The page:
Jeff DeCuir, artist/musician: Hyperbubble, a band described on Wikipedia as an “international visual and performing arts electro pop/synthpop duo,” consists of Jeff DeCuir and Jess Barnett DeCuir, musicians and college art teachers. “Since joining my first band at the age of 15, I’ve learned to never underestimate the importance of presentation. Ever element must be addressed: the sound, the look, the concept, and the name of your product,” said Decuir. More than just a band, Hyperbubble is a collection of symbols, including text, graphic art, audio, video, live performance, and photography. The band’s aesthetic suggests a synthesis of 60s pop, 70s disco, 80s post punk, and 90s techno; “hyperactive bubblegum music,” explained DeCuir. After a successful viral video online, Hyperbubble signed with a record label out of England, produced an album, and toured the UK in 2008 (where DeCuir was dubbed “the David Hasslehoff of synth pop,” he proudly noted). The band has performed at SXSW and Luminaria, toured a second time in Europe, produced additional records, supplied music for several movies, and generally experienced greater success than either of the members expected at the outset of their endeavor.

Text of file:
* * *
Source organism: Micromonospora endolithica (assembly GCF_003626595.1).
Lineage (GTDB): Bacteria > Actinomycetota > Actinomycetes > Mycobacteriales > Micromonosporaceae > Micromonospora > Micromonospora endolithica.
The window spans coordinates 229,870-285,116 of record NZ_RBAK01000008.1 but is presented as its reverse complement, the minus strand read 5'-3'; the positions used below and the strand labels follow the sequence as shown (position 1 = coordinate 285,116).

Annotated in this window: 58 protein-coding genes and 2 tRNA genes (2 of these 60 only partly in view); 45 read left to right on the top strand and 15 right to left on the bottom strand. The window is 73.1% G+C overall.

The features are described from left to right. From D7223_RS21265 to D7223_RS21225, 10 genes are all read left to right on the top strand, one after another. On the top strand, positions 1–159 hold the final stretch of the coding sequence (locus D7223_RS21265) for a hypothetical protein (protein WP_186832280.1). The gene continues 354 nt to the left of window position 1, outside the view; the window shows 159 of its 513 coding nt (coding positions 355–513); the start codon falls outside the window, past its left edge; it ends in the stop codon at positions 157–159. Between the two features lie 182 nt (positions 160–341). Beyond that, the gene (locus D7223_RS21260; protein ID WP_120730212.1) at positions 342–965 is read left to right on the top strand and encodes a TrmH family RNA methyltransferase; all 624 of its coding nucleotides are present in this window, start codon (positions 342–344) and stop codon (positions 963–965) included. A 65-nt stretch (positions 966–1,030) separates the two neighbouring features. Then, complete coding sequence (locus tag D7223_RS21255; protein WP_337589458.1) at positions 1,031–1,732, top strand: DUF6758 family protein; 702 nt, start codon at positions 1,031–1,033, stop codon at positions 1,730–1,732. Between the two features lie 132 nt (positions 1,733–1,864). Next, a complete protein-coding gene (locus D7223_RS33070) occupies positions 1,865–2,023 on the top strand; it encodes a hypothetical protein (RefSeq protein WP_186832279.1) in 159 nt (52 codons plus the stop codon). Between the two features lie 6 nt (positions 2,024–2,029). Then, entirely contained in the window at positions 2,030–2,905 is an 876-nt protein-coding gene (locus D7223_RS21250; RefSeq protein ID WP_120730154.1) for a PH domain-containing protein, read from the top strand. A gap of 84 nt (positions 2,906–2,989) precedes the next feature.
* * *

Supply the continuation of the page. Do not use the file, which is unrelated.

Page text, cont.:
Maria Palma, chef/educator: “My passion for food is really about how food has the power to bring together different segments: culture, art, economics, geography, politics, history.” From the very beginning of her presentation, Palma’s love and understanding of food proved almost inseparable from its cultural, historic, and literary settings. “The term ‘salad days’ refers to someone’s youthful time,” she explained, “a time of inexperience and enthusiasm. It was first seen in Shakespeare’s Antony and Cleopatra. Cleopatra describes her past affair with Julius Caesar as, ‘My salad days, / When I was green in judgment, cold in blood.'” Palma walked the audience through local comfort foods of her home, Guatemala, elaborated on the political conflict over hummus in the Middle East, explained the history and evolution of sushi, originally considered a poor person’s food, and shared how ancient Egyptians first discovered foie gras. All of examples served to further her concluding points: “We owe our culinary traditions to those before us,” Palma said. “I believe that when we are able to share a meal together barriers are broken.”